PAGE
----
The Definition of Success is Changing
By Assistant Superintendent Educational Services, Anais Wenn
As I walk the campus and visit classrooms at LCHS, I hear a familiar and concerning conversation among many of our students. When the focus turns to college, I hear our ambitious students define success solely through metrics such as GPA, the number of AP classes they take, SAT scores and the number of “college worthy” extra-curricular activities. It is my hope that through the Challenge Success program we can help change this very narrow, hardly achievable and almost unrealistic view of success. Many students still believe that if they do not take as many AP courses as they can they will lose their opportunity to go to the nation’s best universities. They equally believe that no matter their level of interest, they need to cram as many clubs, sports and extracurricular activities on their resume as possible. Under this notion, they put themselves under a tremendous amount of stress and pressure and set themselves up for an unhealthy lifestyle and unsatisfying high school years.
In an effort to measure the validity of these commonly held notions, I reached out to a few admissions officers from highly selective universities in the nation. I share their responses below in an attempt to add another voice to the discussion we are having with our students.
What is your definition of a "successful student" as you evaluate student applications for admission to your university?
When I'm evaluating applications, I consider a successful student to be someone who has taken advantage of the educational opportunities made available to them in the context of their high school. A successful student is willing to put themselves outside of their comfort zone and make the most of their school's curriculum by taking challenging courses. It's also important to note that - for highly selective universities like us - many highly successful students must, unfortunately, be denied admission each year. Students admitted to our university fit the above description, but they are also leaders in their communities - perhaps in their school community, their neighborhood, or their family. Leadership can come in many different forms (i.e. being the 'president' of a club or the 'captain' of a sports team is not the only way to demonstrate leadership - sometimes, leaders are the quiet ones creating change from behind-the-scenes!), and we look not just for leadership experience, but also for leadership potential.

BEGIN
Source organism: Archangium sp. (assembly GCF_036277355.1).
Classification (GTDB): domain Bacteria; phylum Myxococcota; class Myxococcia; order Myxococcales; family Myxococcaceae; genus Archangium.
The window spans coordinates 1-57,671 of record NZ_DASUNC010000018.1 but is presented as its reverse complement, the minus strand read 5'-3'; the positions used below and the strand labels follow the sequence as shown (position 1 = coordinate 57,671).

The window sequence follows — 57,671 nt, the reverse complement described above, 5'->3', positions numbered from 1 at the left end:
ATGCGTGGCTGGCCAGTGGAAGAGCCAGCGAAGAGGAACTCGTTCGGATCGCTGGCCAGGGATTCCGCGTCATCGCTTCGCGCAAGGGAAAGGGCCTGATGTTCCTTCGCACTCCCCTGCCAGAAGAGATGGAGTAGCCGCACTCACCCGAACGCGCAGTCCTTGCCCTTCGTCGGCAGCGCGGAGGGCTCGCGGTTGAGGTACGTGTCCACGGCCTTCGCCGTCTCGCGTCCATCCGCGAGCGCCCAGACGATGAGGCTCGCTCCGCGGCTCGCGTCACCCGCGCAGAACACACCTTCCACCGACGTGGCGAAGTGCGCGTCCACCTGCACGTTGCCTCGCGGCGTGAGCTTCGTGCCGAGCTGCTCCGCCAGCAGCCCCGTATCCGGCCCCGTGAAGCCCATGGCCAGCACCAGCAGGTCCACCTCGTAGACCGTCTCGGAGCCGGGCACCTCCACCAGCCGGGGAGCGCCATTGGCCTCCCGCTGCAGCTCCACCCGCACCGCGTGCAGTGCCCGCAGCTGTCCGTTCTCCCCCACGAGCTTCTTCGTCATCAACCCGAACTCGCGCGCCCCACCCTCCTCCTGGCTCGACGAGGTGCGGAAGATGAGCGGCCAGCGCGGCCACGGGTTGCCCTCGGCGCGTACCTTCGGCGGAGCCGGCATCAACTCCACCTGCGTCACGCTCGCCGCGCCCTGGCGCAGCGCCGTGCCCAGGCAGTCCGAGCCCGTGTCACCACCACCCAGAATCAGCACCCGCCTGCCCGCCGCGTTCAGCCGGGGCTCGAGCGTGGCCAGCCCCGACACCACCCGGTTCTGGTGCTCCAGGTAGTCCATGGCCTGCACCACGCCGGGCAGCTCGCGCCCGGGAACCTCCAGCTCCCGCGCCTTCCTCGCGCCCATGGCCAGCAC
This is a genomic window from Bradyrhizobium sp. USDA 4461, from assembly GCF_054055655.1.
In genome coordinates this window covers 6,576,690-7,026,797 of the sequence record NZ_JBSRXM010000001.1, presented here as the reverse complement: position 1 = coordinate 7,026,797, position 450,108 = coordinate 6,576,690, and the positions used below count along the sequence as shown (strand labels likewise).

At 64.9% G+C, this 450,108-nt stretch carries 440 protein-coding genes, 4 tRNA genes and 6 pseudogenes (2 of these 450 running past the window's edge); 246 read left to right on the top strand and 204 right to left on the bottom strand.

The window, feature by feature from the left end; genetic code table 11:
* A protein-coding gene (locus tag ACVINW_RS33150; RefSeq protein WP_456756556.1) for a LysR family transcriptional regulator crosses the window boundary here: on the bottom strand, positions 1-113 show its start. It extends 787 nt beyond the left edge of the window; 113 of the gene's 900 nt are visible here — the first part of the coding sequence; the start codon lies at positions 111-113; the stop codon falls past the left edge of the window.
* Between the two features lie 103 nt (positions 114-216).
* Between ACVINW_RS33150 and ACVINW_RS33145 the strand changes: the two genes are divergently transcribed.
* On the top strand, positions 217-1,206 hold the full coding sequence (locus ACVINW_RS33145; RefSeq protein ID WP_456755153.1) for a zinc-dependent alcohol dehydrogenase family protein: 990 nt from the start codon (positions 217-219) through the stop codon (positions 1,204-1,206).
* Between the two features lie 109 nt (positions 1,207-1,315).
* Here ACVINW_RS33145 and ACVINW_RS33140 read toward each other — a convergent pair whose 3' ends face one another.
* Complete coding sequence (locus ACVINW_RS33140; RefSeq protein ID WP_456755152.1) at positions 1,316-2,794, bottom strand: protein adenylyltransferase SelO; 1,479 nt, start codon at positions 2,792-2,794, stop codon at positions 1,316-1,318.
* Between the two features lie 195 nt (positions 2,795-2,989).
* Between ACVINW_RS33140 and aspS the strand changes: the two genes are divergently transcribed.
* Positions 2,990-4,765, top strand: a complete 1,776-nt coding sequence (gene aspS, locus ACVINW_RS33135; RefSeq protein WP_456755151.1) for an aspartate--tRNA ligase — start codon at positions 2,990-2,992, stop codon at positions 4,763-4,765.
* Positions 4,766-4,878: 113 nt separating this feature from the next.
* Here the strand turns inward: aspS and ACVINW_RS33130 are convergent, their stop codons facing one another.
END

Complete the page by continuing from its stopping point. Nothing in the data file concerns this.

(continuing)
Has the definition of a “successful student” changed over time? If yes, how has this change been communicated to high school students and staff?
In the high-pressure and high-stress world of selective university admissions, many often believe that a successful student needs to have taken a high number of AP courses, have a 4.0, and have a perfect SAT score. In the UC system, we take 'holistic review' seriously, and there are many ways to build up a competitive application beyond just one's GPA. One area where students can really 'make their case' is through the new Personal Insight Questions (PIQs) being used by UC. We are giving students an opportunity to provide us with even more context that we can use in our holistic review. The new prompts are very specific, and the responses are short paragraphs instead of longer essays. The idea that a successful student needs to write a long-form piece of creative writing filled with different literary devices is no longer true at UC. We want students to think of this section of the application as a 'job interview.' Students should tell us what they want to get out of a UC education, what drives them, what they have overcome to get to this point, or what excites them about education.
What recommendations do you have for current high school students who are building a profile of a “successful student" in hope to get admitted to your school?
Here's a rather specific piece of advice regarding college applications! I think students sometimes feel pressured to "be unique" instead of "being themselves." As an example - I often work with students who are very interested in sports or music – extracurriculars that they feel are "too common." They hesitate to write their PIQ responses about those interests because they worry admissions officers will be bored by the subject matter. That is not true! Authenticity is important, and a student's goal with the PIQs should be to give me insight into who they truly are. There is no single, 'special' extracurricular activity that guarantees a student's admission to UC. If a student loves sports, and they write enthusiastically about their involvement in athletics, that authenticity will almost certainly shine through. Just make sure that - regardless of the topic - each PIQ response ultimately gives me new insight into the student personally.
It is clear that the number of APs, the 4.0 GPA, the highest SAT/ACT scores or the extracurriculars that are on the application do not guarantee acceptance. Although academic performance is an important factor, the focus is on authenticity, and the ability to balance academic work with passion and interests (through extracurricular activities) which make the student stand out as the type of individual that any university would love to have.